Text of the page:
Stacey just sent me this link to a BBC news report on a Japanese bridge that after being washed away by the tsunami last year has finally made its great ocean voyage and has shown up in Oregon.
The 165-tonne structure made of concrete, metal and tyres, and studded with starfish and barnacles, arrived on a beach south-west of Portland, Oregon.
It’s pretty amazing how much material is floating out in the Pacific and slowing making its way to Canada and the United States. And while there is a real concern about ecosystem contamination with the marine life that may be clinging to these items, the article does dole out a healthy scoop of needless fear and uncertainty.
For example, why does the BBC need to tell us that the bridge “tested negative for radiation”? Do they really expect us to believe that a bridge located some 400 kilometres (250 miles) away from the trouble in Fukushima and that would have been washed out into the ocean long before the was any radiation vented from the reactors would somehow be a mass of glowing nuclear poison?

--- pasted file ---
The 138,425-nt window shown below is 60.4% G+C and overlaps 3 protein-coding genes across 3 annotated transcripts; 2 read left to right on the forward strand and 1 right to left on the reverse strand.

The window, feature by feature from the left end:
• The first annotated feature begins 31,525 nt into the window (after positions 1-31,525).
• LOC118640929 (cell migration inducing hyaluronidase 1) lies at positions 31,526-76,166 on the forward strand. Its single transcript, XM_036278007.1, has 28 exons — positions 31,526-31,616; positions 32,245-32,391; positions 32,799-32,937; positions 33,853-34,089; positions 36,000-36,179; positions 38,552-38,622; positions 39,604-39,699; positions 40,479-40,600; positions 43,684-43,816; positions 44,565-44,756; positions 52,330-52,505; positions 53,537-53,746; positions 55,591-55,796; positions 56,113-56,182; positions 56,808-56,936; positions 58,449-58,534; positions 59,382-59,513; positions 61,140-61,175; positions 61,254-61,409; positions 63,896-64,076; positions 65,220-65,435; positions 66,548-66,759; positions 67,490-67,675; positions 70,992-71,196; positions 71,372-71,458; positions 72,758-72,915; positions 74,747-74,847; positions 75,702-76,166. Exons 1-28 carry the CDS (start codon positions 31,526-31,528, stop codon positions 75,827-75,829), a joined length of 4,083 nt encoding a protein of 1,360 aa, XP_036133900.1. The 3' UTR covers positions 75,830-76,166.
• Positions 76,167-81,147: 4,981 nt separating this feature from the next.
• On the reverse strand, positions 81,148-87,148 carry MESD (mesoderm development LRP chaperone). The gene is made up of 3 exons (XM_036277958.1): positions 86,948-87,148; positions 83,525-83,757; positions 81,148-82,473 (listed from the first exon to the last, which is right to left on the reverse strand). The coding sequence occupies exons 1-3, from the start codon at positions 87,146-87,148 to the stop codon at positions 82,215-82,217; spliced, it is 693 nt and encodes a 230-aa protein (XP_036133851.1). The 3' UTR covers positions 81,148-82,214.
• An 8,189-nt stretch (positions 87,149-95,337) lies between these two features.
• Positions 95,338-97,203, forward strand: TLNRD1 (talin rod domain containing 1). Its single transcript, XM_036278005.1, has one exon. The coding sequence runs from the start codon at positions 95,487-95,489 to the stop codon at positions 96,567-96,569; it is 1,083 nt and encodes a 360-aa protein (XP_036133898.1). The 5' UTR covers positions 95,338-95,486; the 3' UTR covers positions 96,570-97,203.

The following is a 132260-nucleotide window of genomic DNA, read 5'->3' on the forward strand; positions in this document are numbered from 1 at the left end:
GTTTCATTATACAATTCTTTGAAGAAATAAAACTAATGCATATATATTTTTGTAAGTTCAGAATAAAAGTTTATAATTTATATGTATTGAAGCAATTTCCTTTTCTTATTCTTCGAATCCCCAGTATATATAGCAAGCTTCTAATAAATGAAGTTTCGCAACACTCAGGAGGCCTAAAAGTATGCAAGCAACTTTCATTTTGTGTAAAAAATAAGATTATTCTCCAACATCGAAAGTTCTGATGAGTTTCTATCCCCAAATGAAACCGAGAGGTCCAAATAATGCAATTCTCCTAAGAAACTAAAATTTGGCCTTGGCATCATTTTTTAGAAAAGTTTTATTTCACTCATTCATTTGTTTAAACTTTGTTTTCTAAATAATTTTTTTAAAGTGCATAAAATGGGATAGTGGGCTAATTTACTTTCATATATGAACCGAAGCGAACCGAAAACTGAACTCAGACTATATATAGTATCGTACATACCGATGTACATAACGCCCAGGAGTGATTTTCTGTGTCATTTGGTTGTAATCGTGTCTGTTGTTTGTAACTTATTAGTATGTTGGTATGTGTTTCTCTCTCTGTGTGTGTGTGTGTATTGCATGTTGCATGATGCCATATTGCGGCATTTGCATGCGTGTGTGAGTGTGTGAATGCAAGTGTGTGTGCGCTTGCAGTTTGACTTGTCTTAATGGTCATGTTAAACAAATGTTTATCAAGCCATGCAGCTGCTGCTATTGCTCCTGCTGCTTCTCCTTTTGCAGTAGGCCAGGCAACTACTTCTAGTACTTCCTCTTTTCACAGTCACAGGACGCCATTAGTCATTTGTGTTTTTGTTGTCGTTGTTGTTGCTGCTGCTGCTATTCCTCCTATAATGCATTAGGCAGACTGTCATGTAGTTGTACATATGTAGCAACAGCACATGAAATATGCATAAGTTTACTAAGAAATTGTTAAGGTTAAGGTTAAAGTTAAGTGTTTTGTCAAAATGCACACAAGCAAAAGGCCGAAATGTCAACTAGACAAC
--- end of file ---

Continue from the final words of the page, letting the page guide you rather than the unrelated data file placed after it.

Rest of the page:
While I have nothing wrong with them scanning it, it does seem like the BBC is trying to add a little zazz to the article by stirring up some radiation fear. Let me tell you, my brother-in-law and I went to Tokyo in the middle of the reactor troubles and if you watched the western news only you would think we were heading into the heart of Chernobyl.
I also particularly liked this comment by a father who was visiting the beach where the bridge washed up:
“If this crossed the Pacific Ocean and it’s this big, that means that just about anything of our worst nightmares could cross the Pacific Ocean. So we’re kind of frightened of what’s to come”.
Now that guy either has an very unhealthy fear of bridges or he’s expecting Godzilla to rise at any minute.
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